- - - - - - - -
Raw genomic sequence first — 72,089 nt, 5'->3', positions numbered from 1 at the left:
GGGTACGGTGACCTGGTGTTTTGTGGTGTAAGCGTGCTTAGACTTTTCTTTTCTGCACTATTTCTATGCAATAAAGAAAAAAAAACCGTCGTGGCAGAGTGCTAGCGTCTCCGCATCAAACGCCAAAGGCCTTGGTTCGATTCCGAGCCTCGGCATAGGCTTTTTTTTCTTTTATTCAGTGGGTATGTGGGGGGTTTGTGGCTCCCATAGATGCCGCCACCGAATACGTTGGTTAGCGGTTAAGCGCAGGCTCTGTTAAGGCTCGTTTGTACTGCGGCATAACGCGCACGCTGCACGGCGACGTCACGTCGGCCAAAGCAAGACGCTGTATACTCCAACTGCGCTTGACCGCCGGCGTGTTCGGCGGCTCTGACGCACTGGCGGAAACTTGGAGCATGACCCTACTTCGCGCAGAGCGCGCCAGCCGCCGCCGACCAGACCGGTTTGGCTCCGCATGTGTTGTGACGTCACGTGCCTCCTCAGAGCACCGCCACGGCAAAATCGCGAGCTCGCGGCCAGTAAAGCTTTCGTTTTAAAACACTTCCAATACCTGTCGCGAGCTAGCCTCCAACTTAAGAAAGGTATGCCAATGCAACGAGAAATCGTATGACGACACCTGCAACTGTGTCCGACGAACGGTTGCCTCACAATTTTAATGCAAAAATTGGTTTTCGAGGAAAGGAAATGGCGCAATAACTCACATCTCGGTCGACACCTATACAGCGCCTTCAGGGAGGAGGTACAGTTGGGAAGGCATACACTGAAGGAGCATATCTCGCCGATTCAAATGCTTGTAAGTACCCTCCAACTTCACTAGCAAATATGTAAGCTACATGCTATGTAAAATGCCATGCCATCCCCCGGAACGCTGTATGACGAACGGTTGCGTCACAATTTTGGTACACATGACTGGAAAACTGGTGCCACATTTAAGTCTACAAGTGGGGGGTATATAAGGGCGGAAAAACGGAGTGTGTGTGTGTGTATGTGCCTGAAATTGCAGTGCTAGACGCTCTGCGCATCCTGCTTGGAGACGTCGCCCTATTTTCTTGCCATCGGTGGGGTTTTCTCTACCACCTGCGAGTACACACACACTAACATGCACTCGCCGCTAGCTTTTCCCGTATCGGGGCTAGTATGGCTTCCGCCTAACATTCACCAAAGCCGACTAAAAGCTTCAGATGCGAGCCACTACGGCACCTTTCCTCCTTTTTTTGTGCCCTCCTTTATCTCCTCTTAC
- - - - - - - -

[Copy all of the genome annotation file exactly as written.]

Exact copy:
Raw genomic sequence first — 72,089 nt, 5'->3', positions numbered from 1 at the left:
GGGTACGGTGACCTGGTGTTTTGTGGTGTAAGCGTGCTTAGACTTTTCTTTTCTGCACTATTTCTATGCAATAAAGAAAAAAAAACCGTCGTGGCAGAGTGCTAGCGTCTCCGCATCAAACGCCAAAGGCCTTGGTTCGATTCCGAGCCTCGGCATAGGCTTTTTTTTCTTTTATTCAGTGGGTATGTGGGGGGTTTGTGGCTCCCATAGATGCCGCCACCGAATACGTTGGTTAGCGGTTAAGCGCAGGCTCTGTTAAGGCTCGTTTGTACTGCGGCATAACGCGCACGCTGCACGGCGACGTCACGTCGGCCAAAGCAAGACGCTGTATACTCCAACTGCGCTTGACCGCCGGCGTGTTCGGCGGCTCTGACGCACTGGCGGAAACTTGGAGCATGACCCTACTTCGCGCAGAGCGCGCCAGCCGCCGCCGACCAGACCGGTTTGGCTCCGCATGTGTTGTGACGTCACGTGCCTCCTCAGAGCACCGCCACGGCAAAATCGCGAGCTCGCGGCCAGTAAAGCTTTCGTTTTAAAACACTTCCAATACCTGTCGCGAGCTAGCCTCCAACTTAAGAAAGGTATGCCAATGCAACGAGAAATCGTATGACGACACCTGCAACTGTGTCCGACGAACGGTTGCCTCACAATTTTAATGCAAAAATTGGTTTTCGAGGAAAGGAAATGGCGCAATAACTCACATCTCGGTCGACACCTATACAGCGCCTTCAGGGAGGAGGTACAGTTGGGAAGGCATACACTGAAGGAGCATATCTCGCCGATTCAAATGCTTGTAAGTACCCTCCAACTTCACTAGCAAATATGTAAGCTACATGCTATGTAAAATGCCATGCCATCCCCCGGAACGCTGTATGACGAACGGTTGCGTCACAATTTTGGTACACATGACTGGAAAACTGGTGCCACATTTAAGTCTACAAGTGGGGGGTATATAAGGGCGGAAAAACGGAGTGTGTGTGTGTGTATGTGCCTGAAATTGCAGTGCTAGACGCTCTGCGCATCCTGCTTGGAGACGTCGCCCTATTTTCTTGCCATCGGTGGGGTTTTCTCTACCACCTGCGAGTACACACACACTAACATGCACTCGCCGCTAGCTTTTCCCGTATCGGGGCTAGTATGGCTTCCGCCTAACATTCACCAAAGCCGACTAAAAGCTTCAGATGCGAGCCACTACGGCACCTTTCCTCCTTTTTTTGTGCCCTCCTTTATCTCCTCTTAC